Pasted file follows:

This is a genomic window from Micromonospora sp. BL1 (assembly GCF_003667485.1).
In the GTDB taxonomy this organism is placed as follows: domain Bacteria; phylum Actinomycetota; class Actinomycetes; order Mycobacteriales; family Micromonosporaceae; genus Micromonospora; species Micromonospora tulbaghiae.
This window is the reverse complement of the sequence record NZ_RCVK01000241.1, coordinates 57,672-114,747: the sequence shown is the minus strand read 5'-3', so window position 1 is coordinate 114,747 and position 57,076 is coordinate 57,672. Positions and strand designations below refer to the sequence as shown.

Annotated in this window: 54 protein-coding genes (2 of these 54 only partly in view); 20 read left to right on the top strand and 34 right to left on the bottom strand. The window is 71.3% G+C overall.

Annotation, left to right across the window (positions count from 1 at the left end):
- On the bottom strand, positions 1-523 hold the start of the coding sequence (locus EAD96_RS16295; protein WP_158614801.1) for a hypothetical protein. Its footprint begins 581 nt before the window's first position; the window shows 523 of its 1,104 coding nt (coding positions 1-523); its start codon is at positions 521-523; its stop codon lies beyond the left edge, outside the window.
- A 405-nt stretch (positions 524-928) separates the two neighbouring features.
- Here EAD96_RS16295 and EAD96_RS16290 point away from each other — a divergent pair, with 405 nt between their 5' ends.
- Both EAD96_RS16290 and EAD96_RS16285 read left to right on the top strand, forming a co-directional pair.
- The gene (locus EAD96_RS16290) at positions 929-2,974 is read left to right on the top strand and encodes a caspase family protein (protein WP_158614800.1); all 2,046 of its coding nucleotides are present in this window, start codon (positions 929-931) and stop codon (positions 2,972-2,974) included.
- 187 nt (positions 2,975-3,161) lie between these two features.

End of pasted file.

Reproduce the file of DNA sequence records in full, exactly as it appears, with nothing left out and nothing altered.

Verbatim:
This is a genomic window from Micromonospora sp. BL1 (assembly GCF_003667485.1).
In the GTDB taxonomy this organism is placed as follows: domain Bacteria; phylum Actinomycetota; class Actinomycetes; order Mycobacteriales; family Micromonosporaceae; genus Micromonospora; species Micromonospora tulbaghiae.
This window is the reverse complement of the sequence record NZ_RCVK01000241.1, coordinates 57,672-114,747: the sequence shown is the minus strand read 5'-3', so window position 1 is coordinate 114,747 and position 57,076 is coordinate 57,672. Positions and strand designations below refer to the sequence as shown.

Annotated in this window: 54 protein-coding genes (2 of these 54 only partly in view); 20 read left to right on the top strand and 34 right to left on the bottom strand. The window is 71.3% G+C overall.

Annotation, left to right across the window (positions count from 1 at the left end):
- On the bottom strand, positions 1-523 hold the start of the coding sequence (locus EAD96_RS16295; protein WP_158614801.1) for a hypothetical protein. Its footprint begins 581 nt before the window's first position; the window shows 523 of its 1,104 coding nt (coding positions 1-523); its start codon is at positions 521-523; its stop codon lies beyond the left edge, outside the window.
- A 405-nt stretch (positions 524-928) separates the two neighbouring features.
- Here EAD96_RS16295 and EAD96_RS16290 point away from each other — a divergent pair, with 405 nt between their 5' ends.
- Both EAD96_RS16290 and EAD96_RS16285 read left to right on the top strand, forming a co-directional pair.
- The gene (locus EAD96_RS16290) at positions 929-2,974 is read left to right on the top strand and encodes a caspase family protein (protein WP_158614800.1); all 2,046 of its coding nucleotides are present in this window, start codon (positions 929-931) and stop codon (positions 2,972-2,974) included.
- 187 nt (positions 2,975-3,161) lie between these two features.